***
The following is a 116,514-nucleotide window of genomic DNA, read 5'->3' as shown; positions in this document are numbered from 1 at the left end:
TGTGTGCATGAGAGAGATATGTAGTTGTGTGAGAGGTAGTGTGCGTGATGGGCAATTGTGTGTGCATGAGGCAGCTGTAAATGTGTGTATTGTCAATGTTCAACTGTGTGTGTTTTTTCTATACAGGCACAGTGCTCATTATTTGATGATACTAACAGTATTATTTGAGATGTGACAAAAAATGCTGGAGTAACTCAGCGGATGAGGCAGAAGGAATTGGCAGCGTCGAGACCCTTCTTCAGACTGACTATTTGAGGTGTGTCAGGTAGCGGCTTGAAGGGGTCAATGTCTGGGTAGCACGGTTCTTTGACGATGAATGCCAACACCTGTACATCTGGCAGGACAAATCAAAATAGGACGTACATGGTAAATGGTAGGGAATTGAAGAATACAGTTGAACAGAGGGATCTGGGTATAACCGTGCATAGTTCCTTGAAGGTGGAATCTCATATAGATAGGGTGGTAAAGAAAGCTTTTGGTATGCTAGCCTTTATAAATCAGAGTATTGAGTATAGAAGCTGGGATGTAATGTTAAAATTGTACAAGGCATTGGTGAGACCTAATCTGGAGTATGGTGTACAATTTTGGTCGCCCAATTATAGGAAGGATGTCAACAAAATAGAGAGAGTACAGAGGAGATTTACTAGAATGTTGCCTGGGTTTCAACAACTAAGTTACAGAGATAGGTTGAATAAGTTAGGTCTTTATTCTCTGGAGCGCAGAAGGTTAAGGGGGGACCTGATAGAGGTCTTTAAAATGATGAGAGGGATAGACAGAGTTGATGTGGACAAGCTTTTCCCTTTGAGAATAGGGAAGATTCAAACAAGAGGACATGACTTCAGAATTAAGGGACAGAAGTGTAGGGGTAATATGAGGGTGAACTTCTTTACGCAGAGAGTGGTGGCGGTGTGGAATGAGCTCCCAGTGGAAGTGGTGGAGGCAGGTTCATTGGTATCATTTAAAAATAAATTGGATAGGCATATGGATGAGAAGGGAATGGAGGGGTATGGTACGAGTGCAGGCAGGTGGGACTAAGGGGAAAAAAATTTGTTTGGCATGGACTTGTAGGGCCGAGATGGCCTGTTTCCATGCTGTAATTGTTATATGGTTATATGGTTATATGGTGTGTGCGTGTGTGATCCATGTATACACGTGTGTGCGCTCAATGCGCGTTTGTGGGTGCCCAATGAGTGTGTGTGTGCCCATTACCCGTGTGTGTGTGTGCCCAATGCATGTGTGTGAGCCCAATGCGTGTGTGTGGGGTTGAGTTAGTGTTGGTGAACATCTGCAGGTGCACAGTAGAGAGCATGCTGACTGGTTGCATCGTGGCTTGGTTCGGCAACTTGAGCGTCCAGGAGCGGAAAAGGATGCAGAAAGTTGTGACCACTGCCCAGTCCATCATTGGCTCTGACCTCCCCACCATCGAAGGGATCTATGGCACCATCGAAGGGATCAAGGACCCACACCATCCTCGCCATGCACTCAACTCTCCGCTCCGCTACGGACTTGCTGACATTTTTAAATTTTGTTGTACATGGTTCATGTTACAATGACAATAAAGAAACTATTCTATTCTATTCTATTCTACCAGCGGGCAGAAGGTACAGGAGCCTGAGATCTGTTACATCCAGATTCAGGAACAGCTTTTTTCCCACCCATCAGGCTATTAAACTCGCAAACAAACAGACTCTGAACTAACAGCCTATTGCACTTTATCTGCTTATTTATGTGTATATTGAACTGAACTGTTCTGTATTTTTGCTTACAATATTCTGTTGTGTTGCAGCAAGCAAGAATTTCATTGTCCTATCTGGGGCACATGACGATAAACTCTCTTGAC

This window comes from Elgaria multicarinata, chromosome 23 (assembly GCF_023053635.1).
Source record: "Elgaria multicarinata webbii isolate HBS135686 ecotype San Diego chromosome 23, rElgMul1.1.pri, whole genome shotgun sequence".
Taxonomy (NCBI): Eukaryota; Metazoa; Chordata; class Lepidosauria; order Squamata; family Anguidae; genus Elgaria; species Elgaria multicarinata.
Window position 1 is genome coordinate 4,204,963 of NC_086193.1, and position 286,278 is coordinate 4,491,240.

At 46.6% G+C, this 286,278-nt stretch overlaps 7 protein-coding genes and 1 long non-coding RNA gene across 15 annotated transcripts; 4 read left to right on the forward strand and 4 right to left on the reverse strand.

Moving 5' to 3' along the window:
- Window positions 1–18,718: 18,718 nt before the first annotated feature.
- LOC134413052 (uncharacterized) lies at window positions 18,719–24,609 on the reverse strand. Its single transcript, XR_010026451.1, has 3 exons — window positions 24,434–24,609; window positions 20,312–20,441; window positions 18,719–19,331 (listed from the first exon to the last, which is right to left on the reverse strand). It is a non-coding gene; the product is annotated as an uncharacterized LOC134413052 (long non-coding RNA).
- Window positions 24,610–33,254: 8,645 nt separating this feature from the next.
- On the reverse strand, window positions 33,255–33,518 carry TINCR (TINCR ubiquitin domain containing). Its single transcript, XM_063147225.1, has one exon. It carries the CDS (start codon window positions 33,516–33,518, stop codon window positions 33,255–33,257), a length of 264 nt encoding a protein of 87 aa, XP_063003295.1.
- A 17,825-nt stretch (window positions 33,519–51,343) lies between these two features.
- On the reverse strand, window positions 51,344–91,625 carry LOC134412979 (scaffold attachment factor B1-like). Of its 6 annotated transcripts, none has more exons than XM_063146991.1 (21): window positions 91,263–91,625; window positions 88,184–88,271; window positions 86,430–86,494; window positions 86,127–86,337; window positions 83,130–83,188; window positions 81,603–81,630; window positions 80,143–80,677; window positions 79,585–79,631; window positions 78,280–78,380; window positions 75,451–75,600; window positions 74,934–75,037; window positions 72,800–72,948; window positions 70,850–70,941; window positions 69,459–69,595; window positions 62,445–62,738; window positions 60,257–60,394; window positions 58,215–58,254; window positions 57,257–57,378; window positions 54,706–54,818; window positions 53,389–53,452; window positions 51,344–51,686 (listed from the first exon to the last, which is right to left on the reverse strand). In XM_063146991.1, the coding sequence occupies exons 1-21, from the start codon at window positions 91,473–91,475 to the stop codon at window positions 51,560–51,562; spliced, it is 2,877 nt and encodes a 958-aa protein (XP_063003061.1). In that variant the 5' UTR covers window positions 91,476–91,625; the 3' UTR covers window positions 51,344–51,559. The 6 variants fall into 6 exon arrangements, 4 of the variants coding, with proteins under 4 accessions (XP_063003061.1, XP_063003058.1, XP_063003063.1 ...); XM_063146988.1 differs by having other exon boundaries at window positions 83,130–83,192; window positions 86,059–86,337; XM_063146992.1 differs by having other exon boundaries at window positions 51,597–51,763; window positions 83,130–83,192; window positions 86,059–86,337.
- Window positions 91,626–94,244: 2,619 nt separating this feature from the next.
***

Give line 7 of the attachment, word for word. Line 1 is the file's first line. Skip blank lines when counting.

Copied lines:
At 46.6% G+C, this 286,278-nt stretch overlaps 7 protein-coding genes and 1 long non-coding RNA gene across 15 annotated transcripts; 4 read left to right on the forward strand and 4 right to left on the reverse strand.